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SACS visits board again

By Trina Trice

Officials from the accrediting agency that placed the Clayton County school system on probation is getting ready for a visit in October.

The Southern Association of Colleges and Schools, an organization that accredits more than 13,000 schools in the Southeast, is definitely making a second visit to the school system, says Mark Elgart, executive director of SACS.

Preliminary meetings are continuing before the visit to determine who among the organization will make the trip.

The main focus of the visit is still governance, Elgart said.

In June the school system was placed on probation after a SACS review team found that board leadership was guilty of micromanaging the daily operation of the school district.

Clayton County Board of Education Chairwoman Nedra Ware and Vice Chairwoman Connie Kitchens have been accused by many for the violations that led to the probation.

"We're going to follow-up on the report and see what progress (the school board has made)," Elgart said. "October is simply an interim visit. There will be no further recommendations. We gave them clearly a year (to follow recommendations). There's no consequence if they aren't in compliance. When the accreditation is reviewed a year from now, observations (made in October) will be documented for review then."

At a school board meeting last month, Ware and Kitchens proposed that the board appeal the SACS probation and ask for clarification from officials concerning what the board had done wrong.

Appealing the probation isn't possible, Elgart said.

"They can only appeal if they are dropped," he said. "They're not eligible for that."

Instead of appealing, the school board opted to invite SACS officials to a called meeting to discuss the report.

"We're unsuccessful in trying to coordinate such a procedure," Elgart said. "But we do have a procedure in place (when school systems oppose a SACS ruling). They can request a review at a state level. It would be at a called meeting by SACS, not a called board meeting. It would be only with officials from SACS and the school board."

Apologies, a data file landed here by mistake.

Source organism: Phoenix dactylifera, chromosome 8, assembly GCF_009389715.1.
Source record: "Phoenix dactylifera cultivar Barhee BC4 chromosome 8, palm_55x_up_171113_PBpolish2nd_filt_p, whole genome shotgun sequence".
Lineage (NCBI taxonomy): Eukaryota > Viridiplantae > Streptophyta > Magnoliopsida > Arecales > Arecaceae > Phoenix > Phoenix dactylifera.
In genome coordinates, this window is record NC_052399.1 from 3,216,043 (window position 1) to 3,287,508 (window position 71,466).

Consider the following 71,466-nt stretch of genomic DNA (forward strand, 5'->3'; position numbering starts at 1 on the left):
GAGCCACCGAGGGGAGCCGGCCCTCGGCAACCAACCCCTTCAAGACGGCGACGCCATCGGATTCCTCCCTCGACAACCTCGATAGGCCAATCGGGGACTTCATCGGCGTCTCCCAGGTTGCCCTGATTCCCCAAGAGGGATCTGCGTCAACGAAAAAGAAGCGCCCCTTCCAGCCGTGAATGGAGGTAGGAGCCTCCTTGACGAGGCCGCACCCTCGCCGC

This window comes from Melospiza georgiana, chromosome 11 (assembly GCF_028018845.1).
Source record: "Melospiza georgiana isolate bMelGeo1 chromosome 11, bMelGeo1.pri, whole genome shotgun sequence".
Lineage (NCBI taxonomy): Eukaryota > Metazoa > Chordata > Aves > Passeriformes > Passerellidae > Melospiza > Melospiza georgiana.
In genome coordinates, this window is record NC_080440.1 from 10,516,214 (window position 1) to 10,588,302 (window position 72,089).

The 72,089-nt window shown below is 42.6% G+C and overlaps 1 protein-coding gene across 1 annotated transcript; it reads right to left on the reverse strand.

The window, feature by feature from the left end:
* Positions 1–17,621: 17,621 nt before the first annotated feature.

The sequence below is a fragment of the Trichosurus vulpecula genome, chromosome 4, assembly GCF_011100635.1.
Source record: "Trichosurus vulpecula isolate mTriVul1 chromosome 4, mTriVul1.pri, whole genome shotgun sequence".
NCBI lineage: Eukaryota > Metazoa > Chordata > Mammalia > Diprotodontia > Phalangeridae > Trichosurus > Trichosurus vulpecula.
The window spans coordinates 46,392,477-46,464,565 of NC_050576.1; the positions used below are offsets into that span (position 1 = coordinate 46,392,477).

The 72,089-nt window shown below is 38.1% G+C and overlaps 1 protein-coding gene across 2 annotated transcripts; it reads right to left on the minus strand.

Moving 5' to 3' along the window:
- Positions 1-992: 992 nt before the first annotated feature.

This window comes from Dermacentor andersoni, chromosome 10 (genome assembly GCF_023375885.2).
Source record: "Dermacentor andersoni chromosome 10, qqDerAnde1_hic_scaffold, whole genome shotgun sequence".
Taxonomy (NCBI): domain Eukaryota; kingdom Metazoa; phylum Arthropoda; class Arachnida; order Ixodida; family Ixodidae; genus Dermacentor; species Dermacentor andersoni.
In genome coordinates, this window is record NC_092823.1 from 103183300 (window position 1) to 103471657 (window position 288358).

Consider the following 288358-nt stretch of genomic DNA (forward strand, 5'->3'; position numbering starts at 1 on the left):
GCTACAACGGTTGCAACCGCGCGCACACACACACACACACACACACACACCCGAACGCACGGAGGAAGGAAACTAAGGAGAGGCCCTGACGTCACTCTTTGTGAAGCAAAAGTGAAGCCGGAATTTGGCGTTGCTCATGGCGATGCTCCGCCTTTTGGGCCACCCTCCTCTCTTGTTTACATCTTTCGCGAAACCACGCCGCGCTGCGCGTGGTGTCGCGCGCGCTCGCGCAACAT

The board could also ask for a hearing at the regional level, Elgart said.

During the Labor Day Weekend, Kitchens called a news conference expressing her concern over the county's low SAT test scores affecting the school district's accreditation.

However, the News Daily was not alerted to the news conference.

"When we're looking at a school, we take everything into consideration," Elgart said. "Student achievement is potentially a cause for concern. It's way too early on that issue, though. That's not part of the equation for Clayton County. Governance was the only thing we've looked at so far."

To heed the SACS recommendations, the school board has attended a two-day retreat with the Georgia School Boards Association and has started a national superintendent search with that organization.

The board is still getting fire even from SACS.

Elgart chastised Ware and Kitchens in a letter to interim Superintendent Dr. William Chavis in July.

In the letter Elgart criticized a document written by Ware and Kitchens. He accused them of trying to convince him that a national superintendent search "is justified by having candidates outside the state of Georgia" apply.

The board's previous search failed "to recognize the intent and appropriateness of a national search" which should include full support of the board, provide involvement from the community, occur over a reasonable period of time and with the assistance of a professional search firm, Elgart said.

Elgart stressed that the board's role is primarily as a policy making body and that any of its authority and power should be executed through legally constituted meetings, not through correspondence from Ware and Kitchens.

"Letters of reprimand written by individuals on the board hold no merit and violate the policies of the Clayton County Schools and the intent of the SACS Standards for Accreditation," Elgart stated in the letter.